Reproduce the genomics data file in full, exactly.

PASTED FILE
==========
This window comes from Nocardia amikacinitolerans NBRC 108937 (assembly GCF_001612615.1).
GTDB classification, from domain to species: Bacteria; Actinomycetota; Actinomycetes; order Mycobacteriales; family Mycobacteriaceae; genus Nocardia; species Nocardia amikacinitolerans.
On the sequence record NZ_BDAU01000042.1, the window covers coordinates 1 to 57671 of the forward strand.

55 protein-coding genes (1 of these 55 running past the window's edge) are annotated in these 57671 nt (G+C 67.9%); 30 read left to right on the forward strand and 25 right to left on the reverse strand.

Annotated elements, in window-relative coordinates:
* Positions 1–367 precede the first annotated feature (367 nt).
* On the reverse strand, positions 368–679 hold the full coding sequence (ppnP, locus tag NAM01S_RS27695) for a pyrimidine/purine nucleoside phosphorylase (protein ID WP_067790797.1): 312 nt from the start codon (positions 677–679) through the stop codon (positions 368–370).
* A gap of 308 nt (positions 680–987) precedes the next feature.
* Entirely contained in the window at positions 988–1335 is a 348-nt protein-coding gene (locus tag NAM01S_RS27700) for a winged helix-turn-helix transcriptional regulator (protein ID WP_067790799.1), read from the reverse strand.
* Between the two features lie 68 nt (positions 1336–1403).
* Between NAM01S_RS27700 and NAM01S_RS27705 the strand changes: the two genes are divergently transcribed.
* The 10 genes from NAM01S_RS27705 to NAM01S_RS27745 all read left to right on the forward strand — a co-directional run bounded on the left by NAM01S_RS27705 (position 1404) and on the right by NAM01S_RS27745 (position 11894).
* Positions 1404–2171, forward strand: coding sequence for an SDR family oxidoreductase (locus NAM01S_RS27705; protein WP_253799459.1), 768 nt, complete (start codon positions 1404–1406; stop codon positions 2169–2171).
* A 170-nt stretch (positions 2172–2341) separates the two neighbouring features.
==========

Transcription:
This window comes from Nocardia amikacinitolerans NBRC 108937 (assembly GCF_001612615.1).
GTDB classification, from domain to species: Bacteria; Actinomycetota; Actinomycetes; order Mycobacteriales; family Mycobacteriaceae; genus Nocardia; species Nocardia amikacinitolerans.
On the sequence record NZ_BDAU01000042.1, the window covers coordinates 1 to 57671 of the forward strand.

55 protein-coding genes (1 of these 55 running past the window's edge) are annotated in these 57671 nt (G+C 67.9%); 30 read left to right on the forward strand and 25 right to left on the reverse strand.

Annotated elements, in window-relative coordinates:
* Positions 1–367 precede the first annotated feature (367 nt).
* On the reverse strand, positions 368–679 hold the full coding sequence (ppnP, locus tag NAM01S_RS27695) for a pyrimidine/purine nucleoside phosphorylase (protein ID WP_067790797.1): 312 nt from the start codon (positions 677–679) through the stop codon (positions 368–370).
* A gap of 308 nt (positions 680–987) precedes the next feature.
* Entirely contained in the window at positions 988–1335 is a 348-nt protein-coding gene (locus tag NAM01S_RS27700) for a winged helix-turn-helix transcriptional regulator (protein ID WP_067790799.1), read from the reverse strand.
* Between the two features lie 68 nt (positions 1336–1403).
* Between NAM01S_RS27700 and NAM01S_RS27705 the strand changes: the two genes are divergently transcribed.
* The 10 genes from NAM01S_RS27705 to NAM01S_RS27745 all read left to right on the forward strand — a co-directional run bounded on the left by NAM01S_RS27705 (position 1404) and on the right by NAM01S_RS27745 (position 11894).
* Positions 1404–2171, forward strand: coding sequence for an SDR family oxidoreductase (locus NAM01S_RS27705; protein WP_253799459.1), 768 nt, complete (start codon positions 1404–1406; stop codon positions 2169–2171).
* A 170-nt stretch (positions 2172–2341) separates the two neighbouring features.